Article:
After meditating on marital realities, he finds himself seeking from her not sex but an open heart. It is as though, given the fact that she is married, she—unlike so many others—has the virtues necessary to know another without flinching and turning away. But he does not call. He says his prayers and imitates the iniquities of Onan in pathetic perpetuation of his loneliness. In Wallace’s hands, Schmidt’s sterility is tied to his work is tied to his eventual murderousness through a marriage of poison and pleasure. Measuring the poison he plans to inject into Felonies!®, Schmidt uses a scale weighed down with “low-value coins combined and tied in an ordinary Trojan condom.” Jeffrey Severs reads these condom-coin metaphors as reflecting, “the subversion of civic responsibility’s (and flowing liberty’s) language throughout: an ad focus group treated as jury duty, for instance, with ‘voir dire’ procedure.”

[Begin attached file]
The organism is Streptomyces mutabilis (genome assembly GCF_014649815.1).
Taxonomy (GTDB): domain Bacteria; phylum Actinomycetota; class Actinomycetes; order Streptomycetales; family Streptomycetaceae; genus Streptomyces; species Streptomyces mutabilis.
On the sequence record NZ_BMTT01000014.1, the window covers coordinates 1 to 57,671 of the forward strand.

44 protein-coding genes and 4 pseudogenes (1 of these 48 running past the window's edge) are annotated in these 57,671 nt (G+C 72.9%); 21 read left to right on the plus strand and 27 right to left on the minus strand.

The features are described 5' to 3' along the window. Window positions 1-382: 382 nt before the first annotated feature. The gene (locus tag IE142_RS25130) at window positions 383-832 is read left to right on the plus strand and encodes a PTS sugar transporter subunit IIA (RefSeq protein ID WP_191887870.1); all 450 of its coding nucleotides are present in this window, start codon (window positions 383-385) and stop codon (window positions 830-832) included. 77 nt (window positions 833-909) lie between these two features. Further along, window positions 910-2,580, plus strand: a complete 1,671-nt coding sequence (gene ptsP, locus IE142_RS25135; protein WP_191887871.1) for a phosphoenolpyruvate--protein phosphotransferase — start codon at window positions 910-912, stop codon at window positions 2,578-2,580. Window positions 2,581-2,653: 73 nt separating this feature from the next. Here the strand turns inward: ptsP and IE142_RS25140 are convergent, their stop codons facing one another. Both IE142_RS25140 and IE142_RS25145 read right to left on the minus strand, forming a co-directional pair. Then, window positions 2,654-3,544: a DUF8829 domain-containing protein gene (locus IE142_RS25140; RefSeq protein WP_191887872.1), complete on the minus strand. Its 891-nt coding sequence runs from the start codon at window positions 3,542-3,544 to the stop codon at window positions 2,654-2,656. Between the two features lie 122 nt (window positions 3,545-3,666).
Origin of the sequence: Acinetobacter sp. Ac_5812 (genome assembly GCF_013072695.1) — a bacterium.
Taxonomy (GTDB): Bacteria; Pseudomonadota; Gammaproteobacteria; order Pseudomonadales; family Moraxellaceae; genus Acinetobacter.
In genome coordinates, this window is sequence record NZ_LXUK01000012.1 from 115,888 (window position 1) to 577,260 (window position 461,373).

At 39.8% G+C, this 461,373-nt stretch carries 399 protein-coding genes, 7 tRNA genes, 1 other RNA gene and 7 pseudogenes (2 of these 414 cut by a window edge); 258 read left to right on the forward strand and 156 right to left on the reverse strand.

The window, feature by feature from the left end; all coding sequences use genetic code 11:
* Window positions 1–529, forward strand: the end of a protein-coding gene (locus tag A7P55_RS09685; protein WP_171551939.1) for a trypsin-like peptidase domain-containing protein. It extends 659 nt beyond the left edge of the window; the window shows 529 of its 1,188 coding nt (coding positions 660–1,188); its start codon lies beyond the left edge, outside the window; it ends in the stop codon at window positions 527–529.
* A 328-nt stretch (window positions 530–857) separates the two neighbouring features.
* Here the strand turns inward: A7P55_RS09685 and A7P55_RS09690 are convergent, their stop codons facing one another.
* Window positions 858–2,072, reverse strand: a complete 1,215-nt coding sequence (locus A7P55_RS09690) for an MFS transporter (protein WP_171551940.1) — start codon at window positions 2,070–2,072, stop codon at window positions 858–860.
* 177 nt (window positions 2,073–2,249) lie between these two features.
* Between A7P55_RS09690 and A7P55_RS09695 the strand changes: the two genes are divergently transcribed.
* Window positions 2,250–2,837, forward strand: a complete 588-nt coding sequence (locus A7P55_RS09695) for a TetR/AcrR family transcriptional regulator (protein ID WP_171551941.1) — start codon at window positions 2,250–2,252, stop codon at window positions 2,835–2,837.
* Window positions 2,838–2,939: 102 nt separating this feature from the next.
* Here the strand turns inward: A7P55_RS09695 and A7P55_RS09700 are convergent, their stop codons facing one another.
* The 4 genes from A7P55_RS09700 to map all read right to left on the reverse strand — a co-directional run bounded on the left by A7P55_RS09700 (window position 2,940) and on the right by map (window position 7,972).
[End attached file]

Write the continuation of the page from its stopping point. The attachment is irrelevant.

Freed from the obligations of the marital state, Schmidt knows no liberty. Still, if he succumbs to such petty titillation as masturbation, he nonetheless shuns the impoverished state of marriage. He yearns for that small, good thing—two dependent creatures carrying one another and others (often badly, always imperfectly) through this valley of tears. No alliance signed by two independent individuals will do. Having someone to care for in sickness and in health; being someone to be cared for till death: unable to approximate these old-fashioned, “single-entendre” ends, Schmidt descends into one of the story’s saddest and most disturbing moments.